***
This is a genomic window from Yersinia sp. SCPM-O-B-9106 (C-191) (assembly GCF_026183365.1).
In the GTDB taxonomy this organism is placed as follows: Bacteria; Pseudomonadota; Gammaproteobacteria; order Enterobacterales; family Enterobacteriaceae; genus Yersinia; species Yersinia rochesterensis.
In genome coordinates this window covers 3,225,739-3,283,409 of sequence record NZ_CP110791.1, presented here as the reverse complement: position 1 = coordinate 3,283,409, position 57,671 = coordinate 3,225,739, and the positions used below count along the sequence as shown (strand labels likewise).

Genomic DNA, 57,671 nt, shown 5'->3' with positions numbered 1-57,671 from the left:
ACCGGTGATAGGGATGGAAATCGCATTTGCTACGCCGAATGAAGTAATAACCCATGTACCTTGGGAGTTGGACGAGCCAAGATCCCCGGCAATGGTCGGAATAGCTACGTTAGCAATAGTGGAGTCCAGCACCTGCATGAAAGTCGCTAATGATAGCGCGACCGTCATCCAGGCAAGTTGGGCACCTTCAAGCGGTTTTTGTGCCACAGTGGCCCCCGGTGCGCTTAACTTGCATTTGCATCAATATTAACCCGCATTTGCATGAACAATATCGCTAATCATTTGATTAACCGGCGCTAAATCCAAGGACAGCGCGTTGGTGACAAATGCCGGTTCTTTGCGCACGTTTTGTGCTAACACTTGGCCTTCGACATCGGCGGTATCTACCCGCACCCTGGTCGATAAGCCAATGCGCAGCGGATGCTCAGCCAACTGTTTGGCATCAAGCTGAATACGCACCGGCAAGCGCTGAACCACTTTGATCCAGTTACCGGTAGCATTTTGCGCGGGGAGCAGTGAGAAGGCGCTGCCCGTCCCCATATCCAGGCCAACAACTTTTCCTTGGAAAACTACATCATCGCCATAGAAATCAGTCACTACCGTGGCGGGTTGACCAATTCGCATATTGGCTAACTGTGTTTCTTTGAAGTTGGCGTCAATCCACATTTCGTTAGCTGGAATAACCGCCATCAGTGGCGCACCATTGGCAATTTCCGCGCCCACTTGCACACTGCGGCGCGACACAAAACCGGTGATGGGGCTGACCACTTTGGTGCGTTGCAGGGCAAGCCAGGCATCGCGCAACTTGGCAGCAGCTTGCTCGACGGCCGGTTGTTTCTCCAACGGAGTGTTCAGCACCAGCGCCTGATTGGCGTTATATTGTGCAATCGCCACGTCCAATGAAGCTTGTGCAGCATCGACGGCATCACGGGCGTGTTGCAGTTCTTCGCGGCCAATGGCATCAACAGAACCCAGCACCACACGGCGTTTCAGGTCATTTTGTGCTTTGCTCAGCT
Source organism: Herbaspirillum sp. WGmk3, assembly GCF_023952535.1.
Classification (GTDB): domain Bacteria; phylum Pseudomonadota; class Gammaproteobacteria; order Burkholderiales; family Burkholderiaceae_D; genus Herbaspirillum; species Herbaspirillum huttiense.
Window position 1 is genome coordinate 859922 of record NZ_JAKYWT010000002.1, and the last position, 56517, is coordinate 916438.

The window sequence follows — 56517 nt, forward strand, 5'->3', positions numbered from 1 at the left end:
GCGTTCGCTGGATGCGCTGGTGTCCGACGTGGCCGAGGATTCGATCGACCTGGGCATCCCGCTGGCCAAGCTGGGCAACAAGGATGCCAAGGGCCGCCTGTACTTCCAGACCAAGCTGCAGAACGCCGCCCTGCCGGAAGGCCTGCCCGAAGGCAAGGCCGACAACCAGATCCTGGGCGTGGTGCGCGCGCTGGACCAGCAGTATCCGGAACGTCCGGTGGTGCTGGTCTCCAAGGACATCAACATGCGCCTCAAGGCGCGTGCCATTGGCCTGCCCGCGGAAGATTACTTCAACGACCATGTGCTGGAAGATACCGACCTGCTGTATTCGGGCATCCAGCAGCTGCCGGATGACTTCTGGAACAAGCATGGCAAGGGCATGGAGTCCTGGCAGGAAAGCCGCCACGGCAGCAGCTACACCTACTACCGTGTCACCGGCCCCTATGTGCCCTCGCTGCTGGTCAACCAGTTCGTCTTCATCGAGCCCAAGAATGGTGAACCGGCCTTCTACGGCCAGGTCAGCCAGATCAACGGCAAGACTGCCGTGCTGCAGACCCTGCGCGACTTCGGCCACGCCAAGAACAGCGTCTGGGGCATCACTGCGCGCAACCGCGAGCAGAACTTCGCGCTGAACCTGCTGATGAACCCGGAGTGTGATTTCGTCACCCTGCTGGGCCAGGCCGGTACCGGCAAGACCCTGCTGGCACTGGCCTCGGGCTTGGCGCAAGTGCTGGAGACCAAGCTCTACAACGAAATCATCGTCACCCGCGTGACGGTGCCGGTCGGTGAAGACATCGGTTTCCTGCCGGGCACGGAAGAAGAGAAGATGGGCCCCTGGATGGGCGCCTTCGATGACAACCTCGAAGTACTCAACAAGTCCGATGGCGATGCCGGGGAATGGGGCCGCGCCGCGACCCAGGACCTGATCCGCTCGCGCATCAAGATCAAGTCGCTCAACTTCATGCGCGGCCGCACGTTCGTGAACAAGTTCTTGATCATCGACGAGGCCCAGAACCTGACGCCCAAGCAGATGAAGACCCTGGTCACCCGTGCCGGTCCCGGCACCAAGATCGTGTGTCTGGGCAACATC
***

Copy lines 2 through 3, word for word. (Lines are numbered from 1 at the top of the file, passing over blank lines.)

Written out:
In the GTDB taxonomy this organism is placed as follows: Bacteria; Pseudomonadota; Gammaproteobacteria; order Enterobacterales; family Enterobacteriaceae; genus Yersinia; species Yersinia rochesterensis.
In genome coordinates this window covers 3,225,739-3,283,409 of sequence record NZ_CP110791.1, presented here as the reverse complement: position 1 = coordinate 3,283,409, position 57,671 = coordinate 3,225,739, and the positions used below count along the sequence as shown (strand labels likewise).